NEW YORK (TheStreet) -- Google's (GOOG) Android smartphones will continue to dominate the global marketplace during the next four years, according to new predictions, but Apple (AAPL) iOS-based devices will drive revenue.
Based on the latest Worldwide Quarterly Mobile Phone Tracker survey from research firm IDC, Android will register 80% of all smartphones shipped worldwide and 61% of revenue by 2018. But, while iOS is expected to control only 13% of the total volume, it will deliver almost 34% of all revenue.
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Global smartphone shipments are expected to reach almost 1.3 billion units this year, which would be an increase of more than 26% over 2013. It's expected that 1.4 billion smartphones will be shipped in 2015, a 12.2% year-over-year growth rate. Smartphone shipments are expected to slow to about 1.9 billion units in 2018 for a 9.8% compound annual growth rate (CAGR) during the forecast period. Global Android phone shipments are expected to jump from 1.06 billion units this year to just under 1.5 billion in 2018. At the same time, iPhone shipments are predicted to rise from 178 million to 240 million.
Google shares were down 80 cents to $533 Tuesday morning, and Apple shares were up 19 cents to $115.26.
Smartphone revenue is a different story. The survey's authors believe that revenue overall will be hard hit by the increasingly cutthroat nature of pricing, resulting in a 4.2% CAGR over the same period.
Melissa Chau, an IDC senior research manager, said, "The impact of upstart Chinese players in the global market will be reflected in a race to the bottom when it comes to price. While premium phones aren't going anywhere, we are seeing increasingly better specs in more affordable smartphones."
She concluded, "The biggest question now is how much lower can prices go?"
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IDC predicts that the average smartphone selling price of $297 worldwide this year will drop to $241 by 2018. Emerging markets such as India will continue to see much lower smartphone prices, falling from $135 in 2014 down to $102 within the next four years. Average selling prices in more mature markets are not expected to change significantly, while modestly higher shipment volumes won't drive up overall revenue. IDC researchers say that's because each generation of flagship phones shows "less and less differentiation from its predecessors."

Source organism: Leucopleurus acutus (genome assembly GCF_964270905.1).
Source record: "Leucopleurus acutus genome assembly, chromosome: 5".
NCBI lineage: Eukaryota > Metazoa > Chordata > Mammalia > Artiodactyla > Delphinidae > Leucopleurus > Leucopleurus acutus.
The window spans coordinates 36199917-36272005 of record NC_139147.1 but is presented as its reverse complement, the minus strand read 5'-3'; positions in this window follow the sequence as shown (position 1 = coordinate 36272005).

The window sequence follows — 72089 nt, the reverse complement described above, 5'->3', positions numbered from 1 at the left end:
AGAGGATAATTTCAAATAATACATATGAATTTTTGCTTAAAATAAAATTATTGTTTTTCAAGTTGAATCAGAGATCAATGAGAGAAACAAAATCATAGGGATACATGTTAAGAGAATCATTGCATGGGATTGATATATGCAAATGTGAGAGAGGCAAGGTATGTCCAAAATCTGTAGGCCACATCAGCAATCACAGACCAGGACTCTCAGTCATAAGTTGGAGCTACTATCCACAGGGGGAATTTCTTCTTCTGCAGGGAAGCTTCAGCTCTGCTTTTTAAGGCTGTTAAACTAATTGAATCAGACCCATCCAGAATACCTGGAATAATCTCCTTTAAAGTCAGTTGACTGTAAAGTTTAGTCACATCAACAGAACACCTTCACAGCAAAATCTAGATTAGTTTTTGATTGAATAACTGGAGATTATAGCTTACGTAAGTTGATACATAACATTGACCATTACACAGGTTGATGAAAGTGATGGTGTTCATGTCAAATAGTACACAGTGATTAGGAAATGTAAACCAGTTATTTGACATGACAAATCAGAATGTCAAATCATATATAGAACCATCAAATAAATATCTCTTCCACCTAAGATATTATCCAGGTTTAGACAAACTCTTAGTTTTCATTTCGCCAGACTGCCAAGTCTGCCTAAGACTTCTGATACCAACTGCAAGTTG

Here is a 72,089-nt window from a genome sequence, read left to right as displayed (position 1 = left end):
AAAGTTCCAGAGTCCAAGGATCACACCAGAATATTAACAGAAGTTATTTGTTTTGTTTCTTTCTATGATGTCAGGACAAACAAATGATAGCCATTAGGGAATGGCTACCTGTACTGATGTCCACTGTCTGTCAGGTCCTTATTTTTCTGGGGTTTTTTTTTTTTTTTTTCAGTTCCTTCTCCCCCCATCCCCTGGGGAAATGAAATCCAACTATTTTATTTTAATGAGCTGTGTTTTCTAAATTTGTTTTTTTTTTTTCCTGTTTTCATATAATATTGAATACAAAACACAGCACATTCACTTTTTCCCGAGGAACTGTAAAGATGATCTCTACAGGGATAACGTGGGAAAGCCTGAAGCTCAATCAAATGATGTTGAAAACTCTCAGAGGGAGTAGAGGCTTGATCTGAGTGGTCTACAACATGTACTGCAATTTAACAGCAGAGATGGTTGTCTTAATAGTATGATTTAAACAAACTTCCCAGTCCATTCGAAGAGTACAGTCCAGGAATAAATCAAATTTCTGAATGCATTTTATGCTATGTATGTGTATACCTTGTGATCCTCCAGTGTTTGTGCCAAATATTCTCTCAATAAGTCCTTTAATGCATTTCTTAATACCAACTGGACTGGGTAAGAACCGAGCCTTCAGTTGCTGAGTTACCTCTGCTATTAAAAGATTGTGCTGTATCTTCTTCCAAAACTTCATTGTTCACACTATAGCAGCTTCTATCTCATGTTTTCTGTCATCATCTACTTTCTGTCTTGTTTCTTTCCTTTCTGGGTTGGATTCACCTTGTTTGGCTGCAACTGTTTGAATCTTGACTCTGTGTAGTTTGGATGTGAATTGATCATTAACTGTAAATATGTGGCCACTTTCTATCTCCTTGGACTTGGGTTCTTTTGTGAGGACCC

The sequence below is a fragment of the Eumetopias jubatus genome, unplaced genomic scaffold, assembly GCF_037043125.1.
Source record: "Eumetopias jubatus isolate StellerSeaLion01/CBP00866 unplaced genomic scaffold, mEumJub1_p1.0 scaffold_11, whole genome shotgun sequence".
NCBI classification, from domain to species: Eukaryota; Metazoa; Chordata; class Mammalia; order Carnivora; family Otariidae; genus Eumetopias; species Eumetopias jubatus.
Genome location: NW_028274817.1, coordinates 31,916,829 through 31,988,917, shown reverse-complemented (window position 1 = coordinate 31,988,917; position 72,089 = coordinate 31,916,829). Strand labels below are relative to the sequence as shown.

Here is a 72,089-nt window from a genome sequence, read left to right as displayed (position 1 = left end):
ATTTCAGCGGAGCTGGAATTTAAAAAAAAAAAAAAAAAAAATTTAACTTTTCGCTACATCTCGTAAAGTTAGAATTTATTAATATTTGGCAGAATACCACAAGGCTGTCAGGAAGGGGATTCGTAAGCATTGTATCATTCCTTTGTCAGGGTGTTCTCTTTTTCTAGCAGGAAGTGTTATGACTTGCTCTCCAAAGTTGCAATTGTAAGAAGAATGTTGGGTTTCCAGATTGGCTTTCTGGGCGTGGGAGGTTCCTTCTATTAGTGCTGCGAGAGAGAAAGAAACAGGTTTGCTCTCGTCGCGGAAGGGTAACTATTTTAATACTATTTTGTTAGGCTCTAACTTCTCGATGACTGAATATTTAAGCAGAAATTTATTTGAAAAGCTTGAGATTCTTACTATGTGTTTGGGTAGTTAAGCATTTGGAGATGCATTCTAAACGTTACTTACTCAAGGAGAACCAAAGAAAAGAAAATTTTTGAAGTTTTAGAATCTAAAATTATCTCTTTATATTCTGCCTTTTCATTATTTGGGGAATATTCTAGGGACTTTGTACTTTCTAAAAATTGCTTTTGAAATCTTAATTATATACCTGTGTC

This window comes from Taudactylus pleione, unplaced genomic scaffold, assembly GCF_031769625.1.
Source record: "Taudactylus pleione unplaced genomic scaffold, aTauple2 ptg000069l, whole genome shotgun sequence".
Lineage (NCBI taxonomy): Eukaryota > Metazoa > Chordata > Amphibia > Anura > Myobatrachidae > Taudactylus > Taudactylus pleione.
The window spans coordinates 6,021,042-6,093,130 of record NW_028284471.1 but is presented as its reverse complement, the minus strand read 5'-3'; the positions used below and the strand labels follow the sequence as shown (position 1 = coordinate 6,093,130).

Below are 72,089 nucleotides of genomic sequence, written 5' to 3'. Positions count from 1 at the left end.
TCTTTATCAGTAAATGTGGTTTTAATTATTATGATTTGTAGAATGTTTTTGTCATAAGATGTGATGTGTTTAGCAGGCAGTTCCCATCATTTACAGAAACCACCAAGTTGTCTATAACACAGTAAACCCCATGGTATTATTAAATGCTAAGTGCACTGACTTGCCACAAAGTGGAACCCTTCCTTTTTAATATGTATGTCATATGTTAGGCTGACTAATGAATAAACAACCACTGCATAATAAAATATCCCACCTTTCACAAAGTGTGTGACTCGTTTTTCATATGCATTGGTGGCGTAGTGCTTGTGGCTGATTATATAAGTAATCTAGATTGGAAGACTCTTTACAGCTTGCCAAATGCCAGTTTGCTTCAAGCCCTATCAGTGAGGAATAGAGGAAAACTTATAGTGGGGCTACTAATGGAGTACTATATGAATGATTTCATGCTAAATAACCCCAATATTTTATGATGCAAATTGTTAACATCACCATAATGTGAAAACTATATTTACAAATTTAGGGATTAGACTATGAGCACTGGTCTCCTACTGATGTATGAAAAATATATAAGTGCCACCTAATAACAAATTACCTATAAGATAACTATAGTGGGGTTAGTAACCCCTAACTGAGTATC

Ramon Llamas, IDC Mobile Phones team's research manager, said, "As shipment volume slows, we expect greater attention to shift toward value trends. Apple's approach with premium pricing ensures a growing portion of overall revenues despite its declining market share."
He added, "Android's multi-faceted approach - with forked versions and low-cost Android One strategy -- will produce mixed results, yet it allows deeper penetration into emerging markets. That can lead to additional pressure on its vendor partners, who will need to seek greater differentiation in terms of devices and experiences in the hyper-competitive smartphone market."
The largest overall gains predicted in the survey should come from Microsoft's (MSFT) mobile products. According to IDC, while Microsoft's reach is relatively small in comparison to Android and iOS, Windows Phone shipments are expected to triple in the next four years -- from 35 million now to 105 million units by 2018 -- with market share and revenue expected to more than double during the same time period.
Other mobile operating systems are expected to experience growth spurts through 2018, but researchers believe they will continue to fight an uphill battle against the industry leaders.
IDC explains, "With Android volumes so dominant, it is no longer a possibility for new operating systems like Samsung's (SSNLF) Tizen and Firefox to compete on price alone -- any underdog OS must bring a radically different appeal to gain any significant traction."
-- Written by Gary Krakow in New York.
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